One cannot help but ask why, after 18 years of mishandled investigations, corruption charges, and cover-ups, are Iran and Argentina discussing the 1994 AMIA Terrorist Attack.
The Iranian and Argentine governments recently signed a bilateral memorandum of understanding, establishing a "truth commission" to investigate the 1994 terrorist attack on the Jewish community center in Buenos Aires. The announcement came as a shock to the victims’ families, since the Argentine government had previously officially accused Iran of orchestrating the attack; a charge Iranians have repeatedly denied.
One cannot help but ask why, after 18 years of mishandled investigations, corruption charges, and cover-ups, is this “truth commission" taking place now? Following the attack, Iran’s role has been primarily to obstruct the investigation. They have never admitted their culpability and would never extradite its leading citizens to face trial in Argentina. Instead, the Iranian government has used their money and influence to take advantage of corrupt Argentine officials in an attempt to derail the pursuit of justice. Meanwhile, Argentina has mostly paid lip service to their stated desire to find and punish the perpetrators; behind the scenes machinations clearly demonstrate a political infrastructure only too happy to accept Iranian trade and bribes in exchange for complicity in the murder of Jewish citizens of Argentina.
What possible endgame do the Iranians and Argentines hope to achieve in these negotiations that will both satisfy critics of Argentina’s horribly bungled investigations, and absolve the Iranian government of blame? What are the political and economic interests involved? Who stands to gain from this initiative? And to what effect, if any, will these talks have in bringing the perpetrators of the bombing to justice?
The suicide bombing of the Asociación Mutual Israelita Argentina (AMIA) and Delegación de Asociaciones Israelitas Argentinas (DAIA) building left eighty-five people dead and hundreds wounded in the deadliest terrorist attack in Argentine history.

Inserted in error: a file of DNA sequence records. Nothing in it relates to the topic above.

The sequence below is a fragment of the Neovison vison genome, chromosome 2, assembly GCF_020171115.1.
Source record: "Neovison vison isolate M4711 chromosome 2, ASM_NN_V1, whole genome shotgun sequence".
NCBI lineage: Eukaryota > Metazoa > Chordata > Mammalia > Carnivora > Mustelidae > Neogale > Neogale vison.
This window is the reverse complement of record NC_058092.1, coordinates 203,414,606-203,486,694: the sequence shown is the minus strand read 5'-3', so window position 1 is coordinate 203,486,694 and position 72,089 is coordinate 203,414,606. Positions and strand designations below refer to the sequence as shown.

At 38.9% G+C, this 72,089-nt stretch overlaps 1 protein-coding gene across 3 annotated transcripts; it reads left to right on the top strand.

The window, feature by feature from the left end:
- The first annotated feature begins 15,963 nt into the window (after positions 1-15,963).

The Argentine government launched an investigation into the attack and unsurprisingly, the trail of evidence led unequivocally to Iran and Hezbollah.
Two years earlier, the Islamic Jihad Organization, believed to be tied to Iran, claimed responsibility for the bombing of the Israeli Embassy in Argentina. In a sign of things to come, the investigation into this attack, with its 29 dead and over 250 wounded, led to no arrests.
The story of the Argentine investigations following the attack, read like many of the political scandals plaguing the Latin American continent.
The Justice in charge of the original investigation was later impeached for destroying incriminating evidence and offering to bribe a witness. A former investigator claimed that he had been kidnapped, tortured and warned not to proceed with his investigations. Argentine courts later implicated then-President Carlos Menem, who is of Syrian descent, of sabotaging the investigation and destroying crucial evidence. Reports rumored that Iran had deposited USD10 million to a Swiss-bank account belonging to Menem.
Menem, along with his brother and a number of state security officials, are set to stand trial in Argentina for “perverting the course of justice.” As of now, no trial date has been set.
In 2005, a new chief prosecutor, Alberto Nisman, took over the case and Argentina had enough evidence to officially accuse the Iranian government for orchestrating the attack and using its proxy Hezbollah to carry it out.
The evidence implicated former Iranian President Akbar Rafsanjani, his former foreign minister, former commander of the Iranian Revolutionary Guard, and former intelligence minister, among others.
Nisman's evidence was so credible that Interpol upheld Argentina’s request and issued “red-notices” for these Iranian nationals. Iran has refused to extradite any of their citizens to Argentina, or to any other third-party country.
Recent Bilateral Developments
During a visit to Syria in 2010, Argentina’s Foreign Minister Hector Timerman allegedly told Iranian-ally and Syrian President Bashar al-Assad that Argentina would suspend the AMIA/DAIA investigations in exchange for strengthened economic ties.
A leaked Iranian cable reportedly quoted Iran's Foreign Minister stating, “Argentina is no longer interested in solving those two attacks, but in exchange prefers improving its economic relations with Iran.” Timerman denied these allegations.
In September 2012, at the UN General Assembly, Argentine President Cristina Kirchner used her limited time at the podium to announce that Argentina and Iran would for the first time, hold bilateral meetings relating to the AMIA/DAIA terrorist attack. The announcement and its platform caught many by surprise, as it came when much of the world was focused on isolating Iran and its nuclear ambitions.